Dealer groups are being warned not to disregard management training if employers are to reach their maximum potential.
The warning comes from the Institute of the Motor Industry (IMI) on the back of a two year return on investment (ROI) study completed by the IMI this month, which has found significant benefits for automotive retail businesses which invest in structured learning and development for management staff.
Management personnel are currently the least trained group of people in the sector, with only 9% holding a management-related qualification.
The IMI’s study measured the application of management training as a means of bridging competency gaps in an aftersales dealer network management development programme, and the achievement of IMI accreditation in automotive management (AMA).
It found up to 118% and 212% ROI respectively from the management training.
Plus an analysis of a manager’s customer service index (CSI) data, before and after an AMA management development, showed a link between their team’s performance, increased CSI score and a reduced monthly variance in the CSI score.
And research into the benefits of junior, middle and senior managers committing to an automotive management degree found a substantial increase in confidence and ability to do their job in terms of their knowledge, skills and conceptual and analytical abilities.
IMI chief executive Steve Nash said: “The IMI’s ROI study clearly demonstrates that management training in all areas will bear fruit for a company’s bottom line.
"In this sector we are often guilty of promoting people on technical ability rather than focusing on the skills that become critically important when they become leaders.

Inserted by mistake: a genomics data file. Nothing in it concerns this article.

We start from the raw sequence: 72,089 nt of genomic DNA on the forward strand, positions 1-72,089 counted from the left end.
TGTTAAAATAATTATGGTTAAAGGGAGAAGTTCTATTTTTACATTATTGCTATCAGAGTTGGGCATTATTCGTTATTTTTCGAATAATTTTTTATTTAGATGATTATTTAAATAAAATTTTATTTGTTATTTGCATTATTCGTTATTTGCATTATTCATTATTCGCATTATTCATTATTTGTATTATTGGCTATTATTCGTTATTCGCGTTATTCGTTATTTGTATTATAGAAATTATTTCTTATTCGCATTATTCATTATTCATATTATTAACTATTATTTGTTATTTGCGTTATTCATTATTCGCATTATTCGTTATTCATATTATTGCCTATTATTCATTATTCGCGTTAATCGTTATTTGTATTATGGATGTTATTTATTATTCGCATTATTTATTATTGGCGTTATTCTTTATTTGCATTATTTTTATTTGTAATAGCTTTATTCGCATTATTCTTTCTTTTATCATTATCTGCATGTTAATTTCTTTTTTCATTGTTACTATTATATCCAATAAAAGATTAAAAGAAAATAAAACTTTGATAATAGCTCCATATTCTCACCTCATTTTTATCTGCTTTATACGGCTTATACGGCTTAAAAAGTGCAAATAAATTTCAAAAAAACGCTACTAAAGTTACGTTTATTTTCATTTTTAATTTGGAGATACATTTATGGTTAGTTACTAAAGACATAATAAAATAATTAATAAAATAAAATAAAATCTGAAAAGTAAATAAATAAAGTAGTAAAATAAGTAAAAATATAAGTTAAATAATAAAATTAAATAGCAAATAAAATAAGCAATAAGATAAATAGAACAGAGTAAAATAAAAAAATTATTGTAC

"In fact shockingly, we find that managers are the least trained group of people in the automotive sector; a fact that has clear implications for the efficiency and profitability of a business.
This study shows that management training may be one of the most important areas businesses should focus on; with the biggest possible gains achievable in terms of ensuring a business is competitive and profitable in a challenging market environment.”
A full summary and video case studies from the management and leadership ROI study are at www.theimi.org.uk/roi.
Summary of return on investment findings into management and leadership:
* Up to 118% and 212% ROI respectively from the management training interventions (each £1 invested returned between £1 and £2, allowing for full training costs)
* A statistical analysis of a manager’s CSI (Customer Service Index) data, before and after his AMA management development, showed a link between his team’s performance, increased CSI score and a reduced monthly variance in the CSI score
* Line manager confirmation of exceptional personal growth in the managers
* Positive and sustained behaviour change in the managers and their teams
The study also found benefits of junior, middle and senior managers and their companies committing to a management degree. The study found:
* Substantial increase in confidence and ability to do their job in terms of their technical knowledge, skills and conceptual and analytical abilities
* The belief that job opportunities had increased
* six out of eight had secured at least one of their previous roles with the degree
* 11 of the 13 are now senior managers, the remaining with clear progression
* Sustained impact required a strong focus on career development, both during and after their studies, when the real benefits of a mature manager are realised
* There is an increasing need for executive and senior management to recognise that aspiring managers, having come through this type of programme, are crucial to challenging and shaping the future of their automotive business.
> Training, recruitment and staff retention are themes that will be explored at the AM/IMI People Conference on June 12.
More information at www.ampeopleconference.co.uk